As it stands, there is no legally enforceable definitions for egg production systems in Australia – other than the consumer’s rights to honest labelling – but if you don’t really know what a label means how can you demand transparency? We are advocates for “certify your own” – there is no better way to know how your food is grown and raised then when you are able to connect with the farmers and producers themselves. And the easiest way to do that is to find who your local producers are and support them.
You can buy our pastured raised eggs through Watts Fresh, Kyneton, Health on High Street, Lancefield and at our regular farmers’ markets. You can also preorder our pastured meat birds through Watts’ or directly by email to firstname.lastname@example.org.
When dinner has long since been eaten and dishes are cleared away. When the babe is laid down to sleep and it’s still light enough to read a book or potter in the garden beds or trace the lines of a fallen tree. We head out for a walk in the open. We greet dusk with nimble steps. We jump over puddles on the earthen road, slowly drying up.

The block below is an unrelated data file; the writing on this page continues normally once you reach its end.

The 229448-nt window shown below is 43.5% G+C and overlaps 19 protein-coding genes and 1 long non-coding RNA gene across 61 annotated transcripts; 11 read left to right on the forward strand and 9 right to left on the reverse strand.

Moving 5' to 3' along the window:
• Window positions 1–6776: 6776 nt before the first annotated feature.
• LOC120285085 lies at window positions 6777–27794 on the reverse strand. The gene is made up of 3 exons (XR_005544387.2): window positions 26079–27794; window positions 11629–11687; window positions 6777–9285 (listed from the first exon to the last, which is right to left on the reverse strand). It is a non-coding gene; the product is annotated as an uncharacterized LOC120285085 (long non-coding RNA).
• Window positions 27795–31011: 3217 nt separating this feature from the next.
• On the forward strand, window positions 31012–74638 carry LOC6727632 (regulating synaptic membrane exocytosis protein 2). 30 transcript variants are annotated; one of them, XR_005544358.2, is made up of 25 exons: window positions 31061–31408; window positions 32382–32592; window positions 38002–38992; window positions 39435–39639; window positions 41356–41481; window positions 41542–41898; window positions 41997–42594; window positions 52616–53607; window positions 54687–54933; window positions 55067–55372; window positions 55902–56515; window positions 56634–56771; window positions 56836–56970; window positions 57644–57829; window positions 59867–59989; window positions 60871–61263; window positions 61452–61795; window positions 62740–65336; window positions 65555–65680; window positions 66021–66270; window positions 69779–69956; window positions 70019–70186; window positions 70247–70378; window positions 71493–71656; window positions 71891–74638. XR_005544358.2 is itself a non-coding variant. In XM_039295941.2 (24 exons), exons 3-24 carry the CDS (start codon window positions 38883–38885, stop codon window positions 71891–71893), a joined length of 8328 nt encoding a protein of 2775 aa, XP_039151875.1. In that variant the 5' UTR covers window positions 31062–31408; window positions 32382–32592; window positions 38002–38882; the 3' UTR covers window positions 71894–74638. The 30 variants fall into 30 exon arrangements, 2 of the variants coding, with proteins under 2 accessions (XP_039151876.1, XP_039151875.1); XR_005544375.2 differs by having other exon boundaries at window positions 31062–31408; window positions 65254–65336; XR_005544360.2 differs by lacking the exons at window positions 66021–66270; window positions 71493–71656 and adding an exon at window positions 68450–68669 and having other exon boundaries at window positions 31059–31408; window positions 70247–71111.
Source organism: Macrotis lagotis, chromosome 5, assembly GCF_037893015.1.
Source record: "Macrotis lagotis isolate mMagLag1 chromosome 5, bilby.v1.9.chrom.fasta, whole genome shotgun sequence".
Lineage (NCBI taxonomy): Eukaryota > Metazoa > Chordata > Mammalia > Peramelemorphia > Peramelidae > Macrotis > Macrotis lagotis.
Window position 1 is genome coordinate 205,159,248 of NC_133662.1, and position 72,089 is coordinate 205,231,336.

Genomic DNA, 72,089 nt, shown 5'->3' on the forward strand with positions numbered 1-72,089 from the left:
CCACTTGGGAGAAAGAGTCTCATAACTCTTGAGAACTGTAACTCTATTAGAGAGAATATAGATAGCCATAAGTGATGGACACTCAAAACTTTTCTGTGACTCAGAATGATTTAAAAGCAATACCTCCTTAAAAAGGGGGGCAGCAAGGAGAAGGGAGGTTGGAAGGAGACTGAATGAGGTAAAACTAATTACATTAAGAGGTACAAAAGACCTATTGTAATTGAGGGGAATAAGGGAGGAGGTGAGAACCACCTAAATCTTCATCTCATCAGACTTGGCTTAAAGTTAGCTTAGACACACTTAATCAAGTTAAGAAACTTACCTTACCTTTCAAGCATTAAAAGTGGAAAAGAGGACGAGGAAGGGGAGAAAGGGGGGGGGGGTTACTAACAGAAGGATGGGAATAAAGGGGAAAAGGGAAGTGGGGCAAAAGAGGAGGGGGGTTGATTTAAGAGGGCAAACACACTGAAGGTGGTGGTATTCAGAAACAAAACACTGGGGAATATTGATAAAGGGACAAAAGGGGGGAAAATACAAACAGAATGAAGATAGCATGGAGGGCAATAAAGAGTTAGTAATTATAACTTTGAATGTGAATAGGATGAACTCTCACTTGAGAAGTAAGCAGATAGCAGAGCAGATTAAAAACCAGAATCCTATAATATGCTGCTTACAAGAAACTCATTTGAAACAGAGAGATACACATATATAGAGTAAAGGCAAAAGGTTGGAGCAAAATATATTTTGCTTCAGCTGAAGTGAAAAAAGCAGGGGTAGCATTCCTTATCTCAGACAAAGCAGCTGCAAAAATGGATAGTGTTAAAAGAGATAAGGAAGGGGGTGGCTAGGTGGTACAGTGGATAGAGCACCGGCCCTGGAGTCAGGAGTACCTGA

We stop by the dairy herd and far off across the landscape we see the steers, all contented on green grass, chewing cud. Next we check on the broiler chickens madly scratching their grassy bare-footed enclosure. Then we make for the pasture…
The grass has been freshly cut for hay and stretching out across the fields are windrows of drying stalks. I take my shoes off and feel a portion of it with my soles. Dry, faintly warm and crunchy. Every so often we come across a round mass of thick grass, still damp underneath. A remembrance of what was once there… A mobile hen house and its five-hundred or more residents, gifting the ground below with scratch and poo – the grass growing bigger, richer accordingly. I am reminded of the season, the cycle of things here. The many faces of the landscape; the creature that provides for us so well, provides for the land that provides for other creatures. Begin again. Because this pasture is managed intentionally, organically – we have lush grass for grazing, long grass for hay which nourishes the cows in the winter months, hay for the hens laying boxes. eggs for our breakfast. meat and milk for our savouring. organic matter for the grass, fodder for the worms underfoot, cover for the grasshoppers, beetles and tiny marching ants.